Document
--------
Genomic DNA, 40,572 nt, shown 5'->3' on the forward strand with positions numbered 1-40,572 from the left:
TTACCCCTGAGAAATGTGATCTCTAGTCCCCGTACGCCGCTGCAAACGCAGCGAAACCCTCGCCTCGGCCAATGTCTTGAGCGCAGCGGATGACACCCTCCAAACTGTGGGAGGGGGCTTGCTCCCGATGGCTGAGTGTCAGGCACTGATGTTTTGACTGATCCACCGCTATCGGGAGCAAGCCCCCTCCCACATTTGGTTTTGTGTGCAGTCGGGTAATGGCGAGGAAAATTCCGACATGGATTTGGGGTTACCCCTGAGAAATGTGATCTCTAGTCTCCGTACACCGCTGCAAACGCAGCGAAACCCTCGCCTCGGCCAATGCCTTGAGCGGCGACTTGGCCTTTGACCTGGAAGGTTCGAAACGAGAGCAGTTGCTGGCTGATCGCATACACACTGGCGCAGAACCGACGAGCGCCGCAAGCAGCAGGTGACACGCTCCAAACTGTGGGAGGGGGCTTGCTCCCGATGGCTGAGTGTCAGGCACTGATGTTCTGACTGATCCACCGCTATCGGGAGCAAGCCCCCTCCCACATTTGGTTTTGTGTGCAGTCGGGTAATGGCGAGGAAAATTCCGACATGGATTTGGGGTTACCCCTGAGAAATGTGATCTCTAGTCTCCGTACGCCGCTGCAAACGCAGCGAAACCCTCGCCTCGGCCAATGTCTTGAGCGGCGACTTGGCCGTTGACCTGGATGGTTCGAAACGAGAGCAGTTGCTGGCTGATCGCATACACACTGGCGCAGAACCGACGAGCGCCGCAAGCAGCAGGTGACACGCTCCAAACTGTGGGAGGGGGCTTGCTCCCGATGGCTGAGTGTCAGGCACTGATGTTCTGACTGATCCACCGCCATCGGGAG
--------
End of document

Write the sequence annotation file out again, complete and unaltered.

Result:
Genomic DNA, 40,572 nt, shown 5'->3' on the forward strand with positions numbered 1-40,572 from the left:
TTACCCCTGAGAAATGTGATCTCTAGTCCCCGTACGCCGCTGCAAACGCAGCGAAACCCTCGCCTCGGCCAATGTCTTGAGCGCAGCGGATGACACCCTCCAAACTGTGGGAGGGGGCTTGCTCCCGATGGCTGAGTGTCAGGCACTGATGTTTTGACTGATCCACCGCTATCGGGAGCAAGCCCCCTCCCACATTTGGTTTTGTGTGCAGTCGGGTAATGGCGAGGAAAATTCCGACATGGATTTGGGGTTACCCCTGAGAAATGTGATCTCTAGTCTCCGTACACCGCTGCAAACGCAGCGAAACCCTCGCCTCGGCCAATGCCTTGAGCGGCGACTTGGCCTTTGACCTGGAAGGTTCGAAACGAGAGCAGTTGCTGGCTGATCGCATACACACTGGCGCAGAACCGACGAGCGCCGCAAGCAGCAGGTGACACGCTCCAAACTGTGGGAGGGGGCTTGCTCCCGATGGCTGAGTGTCAGGCACTGATGTTCTGACTGATCCACCGCTATCGGGAGCAAGCCCCCTCCCACATTTGGTTTTGTGTGCAGTCGGGTAATGGCGAGGAAAATTCCGACATGGATTTGGGGTTACCCCTGAGAAATGTGATCTCTAGTCTCCGTACGCCGCTGCAAACGCAGCGAAACCCTCGCCTCGGCCAATGTCTTGAGCGGCGACTTGGCCGTTGACCTGGATGGTTCGAAACGAGAGCAGTTGCTGGCTGATCGCATACACACTGGCGCAGAACCGACGAGCGCCGCAAGCAGCAGGTGACACGCTCCAAACTGTGGGAGGGGGCTTGCTCCCGATGGCTGAGTGTCAGGCACTGATGTTCTGACTGATCCACCGCCATCGGGAG